This photo was taken during a recent youth retreat, where our youth group took a field trip to Wal-Mart.  Decked out in their super-hero masks and capes, indulging in being themselves and having fun at it, while digging deep into the candy bin.  Life is good. Have fun!

photo by J. Leckzas

X-Men Origins: Wolverine (2009)

I went and saw X-Men Origins: Wolverine (2009) tonight.  The film makers promised that this film would be the best action film of the summer.  And they delivered one action packed film!  I saw one blog (and forgive me, I don’t remember which blog) that compared this action in this film to the action in Iron Man (2008).  The action is definitely comparable.  But I would have to say that the storyline in Iron Man was much better than the storyline in Wolverine.  As much as I enjoy the vast Canadian landscape, I could have done with less of Canada and more of Mutants.

Wolverine is such a complex character, always struggling between what he considers ethically right (he seeks murderous revenge against his half brother) and what is ethically wrong (he stops his half brother from killing someone).  He struggles from being controlled by his temper and controlled by his compassion.  He struggles with being influenced by those around him, and the spark within.  Aren’t we all, to some extent, like Wolverine?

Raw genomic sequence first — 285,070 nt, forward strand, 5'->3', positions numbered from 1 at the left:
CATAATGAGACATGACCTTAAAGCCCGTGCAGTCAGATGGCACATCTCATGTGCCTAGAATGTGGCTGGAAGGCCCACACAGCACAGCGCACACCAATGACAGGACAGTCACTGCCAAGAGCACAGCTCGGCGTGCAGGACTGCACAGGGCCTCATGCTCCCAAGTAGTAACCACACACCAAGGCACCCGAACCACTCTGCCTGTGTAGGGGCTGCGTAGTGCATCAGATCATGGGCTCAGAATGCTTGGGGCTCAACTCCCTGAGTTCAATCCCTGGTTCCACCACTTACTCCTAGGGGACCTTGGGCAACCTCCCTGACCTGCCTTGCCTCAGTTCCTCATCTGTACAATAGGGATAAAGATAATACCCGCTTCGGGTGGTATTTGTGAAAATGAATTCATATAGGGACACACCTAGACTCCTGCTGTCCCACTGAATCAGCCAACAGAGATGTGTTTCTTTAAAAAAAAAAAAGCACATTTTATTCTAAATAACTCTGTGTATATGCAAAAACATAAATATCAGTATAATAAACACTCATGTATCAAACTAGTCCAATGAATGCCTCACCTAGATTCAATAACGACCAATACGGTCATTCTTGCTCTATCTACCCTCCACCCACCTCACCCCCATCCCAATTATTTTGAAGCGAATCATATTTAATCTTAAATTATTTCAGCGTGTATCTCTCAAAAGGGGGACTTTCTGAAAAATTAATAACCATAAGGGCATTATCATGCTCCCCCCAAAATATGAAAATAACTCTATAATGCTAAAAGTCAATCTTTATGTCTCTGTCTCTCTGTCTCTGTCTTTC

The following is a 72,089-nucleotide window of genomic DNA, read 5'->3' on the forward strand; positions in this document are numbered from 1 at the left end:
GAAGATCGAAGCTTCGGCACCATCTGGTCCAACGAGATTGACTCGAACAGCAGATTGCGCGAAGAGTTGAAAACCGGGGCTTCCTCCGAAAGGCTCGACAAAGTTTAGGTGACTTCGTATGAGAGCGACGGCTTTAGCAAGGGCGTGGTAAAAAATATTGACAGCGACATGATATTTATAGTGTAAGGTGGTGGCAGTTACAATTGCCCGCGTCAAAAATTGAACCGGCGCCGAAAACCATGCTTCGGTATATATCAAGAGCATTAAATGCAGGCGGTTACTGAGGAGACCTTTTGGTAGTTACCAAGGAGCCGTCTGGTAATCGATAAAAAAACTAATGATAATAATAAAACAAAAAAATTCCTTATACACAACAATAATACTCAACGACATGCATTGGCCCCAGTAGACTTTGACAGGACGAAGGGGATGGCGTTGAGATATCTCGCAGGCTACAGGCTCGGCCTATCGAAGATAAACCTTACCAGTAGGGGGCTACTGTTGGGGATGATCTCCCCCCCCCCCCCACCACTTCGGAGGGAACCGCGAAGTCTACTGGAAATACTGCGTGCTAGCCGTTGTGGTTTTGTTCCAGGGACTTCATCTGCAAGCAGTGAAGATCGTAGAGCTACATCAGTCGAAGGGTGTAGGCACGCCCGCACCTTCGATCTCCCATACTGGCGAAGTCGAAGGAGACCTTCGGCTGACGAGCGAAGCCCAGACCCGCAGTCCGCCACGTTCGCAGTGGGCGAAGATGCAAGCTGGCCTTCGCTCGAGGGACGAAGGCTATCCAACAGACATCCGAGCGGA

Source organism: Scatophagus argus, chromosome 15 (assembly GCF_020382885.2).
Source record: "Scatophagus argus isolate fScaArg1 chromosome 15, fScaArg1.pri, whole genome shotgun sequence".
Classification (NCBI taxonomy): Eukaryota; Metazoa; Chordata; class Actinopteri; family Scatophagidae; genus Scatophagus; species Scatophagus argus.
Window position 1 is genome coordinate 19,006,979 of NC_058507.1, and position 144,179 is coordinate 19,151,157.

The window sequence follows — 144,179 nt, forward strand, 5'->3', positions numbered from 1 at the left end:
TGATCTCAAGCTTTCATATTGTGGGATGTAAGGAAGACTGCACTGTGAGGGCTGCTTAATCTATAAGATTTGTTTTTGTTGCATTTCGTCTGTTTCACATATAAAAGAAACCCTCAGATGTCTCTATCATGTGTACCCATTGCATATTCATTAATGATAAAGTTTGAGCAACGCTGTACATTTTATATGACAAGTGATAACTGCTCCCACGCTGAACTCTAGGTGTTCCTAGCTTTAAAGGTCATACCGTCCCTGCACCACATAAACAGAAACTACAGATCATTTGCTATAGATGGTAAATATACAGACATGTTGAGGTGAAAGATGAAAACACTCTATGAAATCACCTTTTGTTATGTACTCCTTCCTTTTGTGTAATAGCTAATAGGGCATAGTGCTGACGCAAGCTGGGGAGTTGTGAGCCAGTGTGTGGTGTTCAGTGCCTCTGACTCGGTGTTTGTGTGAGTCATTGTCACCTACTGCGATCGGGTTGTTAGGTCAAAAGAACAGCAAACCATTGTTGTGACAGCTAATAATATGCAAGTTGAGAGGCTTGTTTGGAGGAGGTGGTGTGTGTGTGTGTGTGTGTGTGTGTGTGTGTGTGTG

There are multiple ways in which we struggle with who we are – who we are becoming.  Many out there will say that the media has waved its wicked wand to influence our children and teens into thinking they should be someone they are not.  While there is valid concern for that, a group of high school students this week told me that they felt friends, parents, and teachers  (not necessary in that order) were the places they felt they were being influenced to be someone they were not.

Genesis 1:27 reminds us that we are each created in the image of God.  An image of God dwells within us.   To know that we are created in the image of God means that we have worth just as we are.

From the book of 1 Samuel:

But the Lord said to Samuel, “Do not look on his appearance or on the height of his stature, because I have rejected him; for the Lord does not see as mortals see; they look on the outward appearance, but the Lord looks on the heart” (16:7, NRSV).

This verse comes from the text where Samuel, a priest of God’s, goes to the house of Jesse to anoint the next king.  As Samuel approaches each of Jesse’s sons, oldest to youngest, the Lord rejects each of them.  Finally, an exhausted Samuel asked if Jesse has any other sons.  Jesse replies that he does, but he’s the youngest and out watching the sheep.  Samuel insists that Jesse send for him, and when the young boy approaches Samuel, Samuel knows that he is the next king of Israel.  The boy was David.

The point of the verse is that God does not look on the exterior, God looks on the interior.  If we are doing or acting a certain way as those around us think we should, we are reinforcing the idea that our exterior determines who we are.  We are reinforcing that the image of God within us does not matter.   If we do not recognize the image of God in us – if we do not look at our own interior, how can we see the image of God in others, much less expect others to see the image of God in us?

© 2018 Jason C. Stanley